1.
A quality analyst wants to construct a sample mean chart for controlling a packaging
process. He knows from past experience that the process standard deviation is two ounces.
Each day last week, he randomly selected four packages and weighed each. The data from
that activity appears below.
Day
Monday
Tuesday
Wednesday
Thursday
Friday
Package 1
23
23
20
18
18
Weight
Package 2
22
21
19
19
20
Package 3
23
19
20
20
22
Package 4
24
21
21
19
20
(a) Calculate all sample means and the mean of all sample means.
(b) Calculate upper and lower control limits that allow for natural variations.
(c) Is this process in control?
2.
Cartons of Plaster of Paris are supposed to weigh exactly 32 oz. Inspectors want to develop process
control charts. They take ten samples of six boxes each and weigh them. Based on the following
data, compute the lower and upper control limits and determine whether the process is in control.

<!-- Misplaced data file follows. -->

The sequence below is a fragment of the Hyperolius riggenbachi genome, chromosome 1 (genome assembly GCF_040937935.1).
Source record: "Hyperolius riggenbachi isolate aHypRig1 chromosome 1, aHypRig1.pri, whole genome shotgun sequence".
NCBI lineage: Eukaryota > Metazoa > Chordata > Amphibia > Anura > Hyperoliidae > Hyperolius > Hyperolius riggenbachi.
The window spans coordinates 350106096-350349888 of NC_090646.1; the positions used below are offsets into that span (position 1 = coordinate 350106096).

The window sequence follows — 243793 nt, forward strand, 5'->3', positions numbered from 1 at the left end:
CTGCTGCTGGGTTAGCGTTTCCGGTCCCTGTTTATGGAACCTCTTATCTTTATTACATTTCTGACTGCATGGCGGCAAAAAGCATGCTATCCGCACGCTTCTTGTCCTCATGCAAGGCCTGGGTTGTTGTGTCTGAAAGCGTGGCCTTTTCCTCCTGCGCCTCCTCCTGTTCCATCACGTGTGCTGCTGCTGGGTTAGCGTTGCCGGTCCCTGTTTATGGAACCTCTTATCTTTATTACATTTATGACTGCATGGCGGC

Sample
Mean
Range
1
2
3
4
5
6
7
8
9
10
33.8
34.6
34.7
34.1
34.2
34.3
33.9
34.1
34.2
34.4
1.1
0.3
0.4
0.7
0.3
0.4
0.5
0.8
0.4
0.3
1
3.
The width of a bronze bar is intended to be one-eighth of an inch (0.125 inches). Inspection
samples contain five bars each. The average range of these samples is 0.01 inches. What are the
upper and lower control limits for the X-bar and R-chart for this process, using 3-sigma limits?
4.
A part that connects two levels should have a distance between the two holes of 4". It has been
determined that X-bar and R-charts should be set up to determine if the process is in statistical
control. The following ten samples of size four were collected. Calculate the control limits, plot
the control charts, and determine if the process is in control.
Sample 1
Sample 2
Sample 3
Sample 4
Sample 5
Sample 6
Sample 7
Sample 8
Sample 9
Sample 10
2
Mean
4.01
3.98
4.00
3.99
4.03
3.97
4.02
3.99
3.98
4.01
Range
0.04
0.06
0.02
0.05
0.06
0.02
0.02
0.04
0.05
0.06